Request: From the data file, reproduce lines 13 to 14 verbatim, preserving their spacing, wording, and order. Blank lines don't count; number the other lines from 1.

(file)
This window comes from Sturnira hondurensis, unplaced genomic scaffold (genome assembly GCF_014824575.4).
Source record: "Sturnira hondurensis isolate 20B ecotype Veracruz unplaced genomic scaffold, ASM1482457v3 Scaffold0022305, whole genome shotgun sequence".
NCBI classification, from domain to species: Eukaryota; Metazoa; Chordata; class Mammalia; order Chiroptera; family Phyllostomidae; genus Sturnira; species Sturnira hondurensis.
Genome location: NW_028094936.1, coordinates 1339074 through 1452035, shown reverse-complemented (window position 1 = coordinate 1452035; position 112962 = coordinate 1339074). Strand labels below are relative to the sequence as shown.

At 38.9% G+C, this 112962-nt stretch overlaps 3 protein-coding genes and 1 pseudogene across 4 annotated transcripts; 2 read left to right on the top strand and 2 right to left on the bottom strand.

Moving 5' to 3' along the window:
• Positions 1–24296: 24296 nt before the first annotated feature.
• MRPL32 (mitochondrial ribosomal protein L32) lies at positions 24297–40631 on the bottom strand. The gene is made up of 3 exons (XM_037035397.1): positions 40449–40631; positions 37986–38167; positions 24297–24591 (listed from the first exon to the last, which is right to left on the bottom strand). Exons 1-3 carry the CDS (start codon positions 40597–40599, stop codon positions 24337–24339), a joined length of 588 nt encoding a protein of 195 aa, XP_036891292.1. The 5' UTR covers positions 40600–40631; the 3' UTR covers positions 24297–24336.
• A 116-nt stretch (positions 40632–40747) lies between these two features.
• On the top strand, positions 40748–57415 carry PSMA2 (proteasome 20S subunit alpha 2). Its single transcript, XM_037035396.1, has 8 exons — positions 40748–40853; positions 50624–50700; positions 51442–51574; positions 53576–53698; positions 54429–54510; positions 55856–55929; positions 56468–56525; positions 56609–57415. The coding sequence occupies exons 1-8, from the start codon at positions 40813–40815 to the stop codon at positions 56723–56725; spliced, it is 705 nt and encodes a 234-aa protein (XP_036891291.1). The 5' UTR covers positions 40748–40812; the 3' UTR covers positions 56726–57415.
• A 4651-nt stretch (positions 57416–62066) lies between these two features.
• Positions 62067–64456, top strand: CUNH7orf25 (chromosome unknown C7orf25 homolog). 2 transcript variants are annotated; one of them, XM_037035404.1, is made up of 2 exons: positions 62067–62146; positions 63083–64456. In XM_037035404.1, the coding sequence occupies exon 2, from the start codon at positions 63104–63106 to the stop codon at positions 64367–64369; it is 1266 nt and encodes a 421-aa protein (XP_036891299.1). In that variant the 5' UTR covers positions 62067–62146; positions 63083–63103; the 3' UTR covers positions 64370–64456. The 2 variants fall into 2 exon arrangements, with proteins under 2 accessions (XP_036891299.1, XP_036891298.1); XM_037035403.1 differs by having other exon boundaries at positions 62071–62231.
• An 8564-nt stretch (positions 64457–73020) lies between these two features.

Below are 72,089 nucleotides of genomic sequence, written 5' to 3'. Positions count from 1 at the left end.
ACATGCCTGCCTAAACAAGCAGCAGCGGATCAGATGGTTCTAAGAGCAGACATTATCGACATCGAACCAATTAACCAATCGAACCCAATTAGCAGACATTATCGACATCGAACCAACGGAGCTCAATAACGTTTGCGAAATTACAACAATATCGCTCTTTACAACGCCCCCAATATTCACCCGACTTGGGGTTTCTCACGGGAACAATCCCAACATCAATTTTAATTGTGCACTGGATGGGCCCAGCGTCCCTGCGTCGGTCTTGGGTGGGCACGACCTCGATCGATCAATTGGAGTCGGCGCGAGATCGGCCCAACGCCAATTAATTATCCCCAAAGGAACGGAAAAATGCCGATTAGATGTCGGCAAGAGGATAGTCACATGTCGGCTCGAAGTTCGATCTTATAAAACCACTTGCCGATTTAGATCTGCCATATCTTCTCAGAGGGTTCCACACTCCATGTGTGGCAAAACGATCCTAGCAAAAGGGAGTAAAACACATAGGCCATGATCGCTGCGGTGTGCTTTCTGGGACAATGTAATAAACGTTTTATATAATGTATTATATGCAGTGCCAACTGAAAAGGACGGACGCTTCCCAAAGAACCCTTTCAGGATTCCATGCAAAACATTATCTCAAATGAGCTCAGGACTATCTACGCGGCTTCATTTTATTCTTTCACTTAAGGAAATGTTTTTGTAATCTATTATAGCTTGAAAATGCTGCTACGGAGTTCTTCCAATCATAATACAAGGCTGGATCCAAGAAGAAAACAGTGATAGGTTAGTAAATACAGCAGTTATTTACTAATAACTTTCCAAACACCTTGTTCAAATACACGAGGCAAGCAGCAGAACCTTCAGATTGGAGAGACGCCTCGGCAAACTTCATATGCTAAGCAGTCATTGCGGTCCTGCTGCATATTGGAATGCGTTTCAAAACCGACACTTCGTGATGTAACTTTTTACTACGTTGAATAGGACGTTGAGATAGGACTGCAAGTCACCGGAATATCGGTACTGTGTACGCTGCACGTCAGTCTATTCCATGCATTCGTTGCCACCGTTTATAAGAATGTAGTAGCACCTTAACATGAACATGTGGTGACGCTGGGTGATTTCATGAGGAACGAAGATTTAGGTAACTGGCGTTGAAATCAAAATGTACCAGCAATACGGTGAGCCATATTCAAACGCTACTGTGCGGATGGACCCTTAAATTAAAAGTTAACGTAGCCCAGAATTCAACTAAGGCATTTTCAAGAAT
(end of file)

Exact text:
• An 8564-nt stretch (positions 64457–73020) lies between these two features.

Below are 72,089 nucleotides of genomic sequence, written 5' to 3'. Positions count from 1 at the left end.